While I do appreciate the number of ports, I do have to question putting the USB ports right at the edge, and also, why only HDMI 1.4, and not 2.0? An oversight by MSI in my opinion.
With all that out of the way, it’s time for the performance. There are several profiles to choose from using the MSI Dragon Centre, but most of our results were done on the Custom User setting with the performance set to high and the fans to auto.
First up, as usual, is Cinebench R20.
Here, the Core i7-10750H scored a Multi-Core of 2773 and a single core of 443, which is a slight improvement from the Core i7-9750H that I previously tested with the Razer Blade 15. Granted, it’s not that fair of a test, considering the two very different thermal solutions, but in general, you get about 10% more performance with the 10th-gen chip.
But I also did run the test on the Turbo profile with the fans on CoolerBoost mode. Surprisingly, there wasn’t much difference with the results, being within the margin of error.
In both tests, the CPU hovered around the 95 degrees celsius mark, which is not great, given that the fan is actually spinning really fast and getting very loud, but it does so without dropping the boost.
Moving on, we have DaVinci Resolve.
The 1080P edit took 8 minutes and 57 seconds to render, while the 4K edit took 23 minutes and 45 seconds. Compared to the 9750H on the Razer Blade, the render times are also, within the margin of error, pretty much the same.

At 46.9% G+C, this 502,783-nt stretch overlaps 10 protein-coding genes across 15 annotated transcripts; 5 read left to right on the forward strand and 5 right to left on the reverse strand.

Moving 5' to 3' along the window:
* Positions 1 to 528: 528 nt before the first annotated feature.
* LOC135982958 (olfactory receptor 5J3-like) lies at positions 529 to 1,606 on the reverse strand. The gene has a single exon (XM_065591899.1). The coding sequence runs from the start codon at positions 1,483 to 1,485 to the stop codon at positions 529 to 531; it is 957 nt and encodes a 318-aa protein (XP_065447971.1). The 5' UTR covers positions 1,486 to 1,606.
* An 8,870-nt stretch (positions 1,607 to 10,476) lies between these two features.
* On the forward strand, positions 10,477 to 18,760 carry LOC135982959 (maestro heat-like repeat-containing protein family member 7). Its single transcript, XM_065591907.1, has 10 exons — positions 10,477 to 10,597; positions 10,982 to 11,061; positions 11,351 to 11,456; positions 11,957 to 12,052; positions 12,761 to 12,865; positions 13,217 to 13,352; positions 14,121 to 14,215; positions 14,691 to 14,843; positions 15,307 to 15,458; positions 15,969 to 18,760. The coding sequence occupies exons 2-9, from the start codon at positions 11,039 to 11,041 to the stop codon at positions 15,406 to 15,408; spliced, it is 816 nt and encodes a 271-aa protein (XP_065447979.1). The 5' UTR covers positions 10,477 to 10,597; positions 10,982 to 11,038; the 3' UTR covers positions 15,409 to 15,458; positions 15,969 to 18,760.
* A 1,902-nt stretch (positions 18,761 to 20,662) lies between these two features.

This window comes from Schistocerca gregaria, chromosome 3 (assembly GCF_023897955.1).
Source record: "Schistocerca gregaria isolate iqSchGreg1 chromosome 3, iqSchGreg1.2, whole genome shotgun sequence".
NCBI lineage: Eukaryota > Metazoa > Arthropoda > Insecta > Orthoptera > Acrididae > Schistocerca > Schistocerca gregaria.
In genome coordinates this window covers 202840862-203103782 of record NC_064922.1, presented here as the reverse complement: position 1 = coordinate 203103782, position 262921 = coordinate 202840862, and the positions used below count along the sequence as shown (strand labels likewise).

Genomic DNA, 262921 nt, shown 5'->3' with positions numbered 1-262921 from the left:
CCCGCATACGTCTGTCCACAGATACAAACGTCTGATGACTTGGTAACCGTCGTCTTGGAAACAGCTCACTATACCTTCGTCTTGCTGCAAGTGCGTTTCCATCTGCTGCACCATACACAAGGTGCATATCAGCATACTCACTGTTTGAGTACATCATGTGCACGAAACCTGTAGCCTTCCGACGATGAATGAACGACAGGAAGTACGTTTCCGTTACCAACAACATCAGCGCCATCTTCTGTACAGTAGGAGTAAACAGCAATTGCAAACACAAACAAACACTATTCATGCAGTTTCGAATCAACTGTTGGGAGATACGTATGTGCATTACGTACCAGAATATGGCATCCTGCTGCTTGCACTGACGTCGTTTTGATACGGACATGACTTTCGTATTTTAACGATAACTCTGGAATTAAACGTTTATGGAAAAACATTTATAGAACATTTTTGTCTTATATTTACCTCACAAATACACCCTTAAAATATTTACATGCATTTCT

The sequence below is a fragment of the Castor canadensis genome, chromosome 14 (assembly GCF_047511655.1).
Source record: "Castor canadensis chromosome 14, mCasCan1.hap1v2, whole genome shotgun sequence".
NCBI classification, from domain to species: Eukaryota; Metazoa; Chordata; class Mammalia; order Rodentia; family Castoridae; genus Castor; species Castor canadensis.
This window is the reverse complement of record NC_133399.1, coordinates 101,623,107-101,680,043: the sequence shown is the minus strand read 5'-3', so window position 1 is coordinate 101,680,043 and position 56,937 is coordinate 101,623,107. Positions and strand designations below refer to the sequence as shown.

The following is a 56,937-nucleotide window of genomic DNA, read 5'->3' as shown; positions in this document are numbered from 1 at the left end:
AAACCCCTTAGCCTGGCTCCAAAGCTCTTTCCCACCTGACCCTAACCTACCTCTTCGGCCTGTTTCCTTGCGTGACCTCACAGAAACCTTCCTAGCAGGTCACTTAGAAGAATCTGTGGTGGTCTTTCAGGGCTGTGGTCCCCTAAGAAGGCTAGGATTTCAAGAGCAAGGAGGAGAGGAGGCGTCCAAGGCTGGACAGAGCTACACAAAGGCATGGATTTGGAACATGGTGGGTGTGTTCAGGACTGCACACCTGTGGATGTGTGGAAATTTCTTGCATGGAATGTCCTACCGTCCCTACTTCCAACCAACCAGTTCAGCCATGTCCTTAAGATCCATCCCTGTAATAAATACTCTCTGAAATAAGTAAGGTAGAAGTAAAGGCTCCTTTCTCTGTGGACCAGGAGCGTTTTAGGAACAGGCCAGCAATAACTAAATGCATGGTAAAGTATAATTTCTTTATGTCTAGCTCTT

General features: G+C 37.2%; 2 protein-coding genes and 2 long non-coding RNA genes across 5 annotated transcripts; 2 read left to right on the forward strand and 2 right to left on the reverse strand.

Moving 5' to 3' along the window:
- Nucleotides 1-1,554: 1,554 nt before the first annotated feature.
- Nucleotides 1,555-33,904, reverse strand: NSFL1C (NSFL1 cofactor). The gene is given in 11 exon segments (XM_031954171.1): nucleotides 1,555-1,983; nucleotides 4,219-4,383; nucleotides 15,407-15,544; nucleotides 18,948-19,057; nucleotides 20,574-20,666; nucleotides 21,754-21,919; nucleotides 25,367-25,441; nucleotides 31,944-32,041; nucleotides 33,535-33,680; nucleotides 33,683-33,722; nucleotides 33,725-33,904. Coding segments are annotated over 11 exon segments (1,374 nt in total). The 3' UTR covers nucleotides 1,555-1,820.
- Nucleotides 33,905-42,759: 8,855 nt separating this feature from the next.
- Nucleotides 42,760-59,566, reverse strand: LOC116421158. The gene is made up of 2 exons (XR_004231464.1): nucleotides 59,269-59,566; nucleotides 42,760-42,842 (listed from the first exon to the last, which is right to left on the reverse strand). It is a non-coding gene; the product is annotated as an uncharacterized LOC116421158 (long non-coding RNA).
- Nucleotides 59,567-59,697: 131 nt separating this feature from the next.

Now, as you might know, DaVinci does favour a powerful GPU and with the MSI Dragon Centre, you can actually activate Extreme Performance mode, and you can overclock the GPU for both the core and memory.
Naturally, I maxed it out and let it render once more.
This time, the 1080P edit took 8 minutes and 38 seconds while the 4K edit took 22 minutes and 47 seconds. So it was roughly an average of 45 seconds faster to render with the overclock.
The main difference, however, was the temperatures. With the high-performance mode and fans set to auto, the CPU temperatures hovered in the mid-80s, whereas with the turbo mode, with an overlock on the GPU and CoolerBoost active, the CPU hovers in the mid-90s instead.
In short, for creative work, I suggest just leaving the performance set to high, and the fans on auto, as you don’t really get that much of a benefit, and yet it was at the cost of immense noise. Like it’s really loud with the CoolerBoost turned on.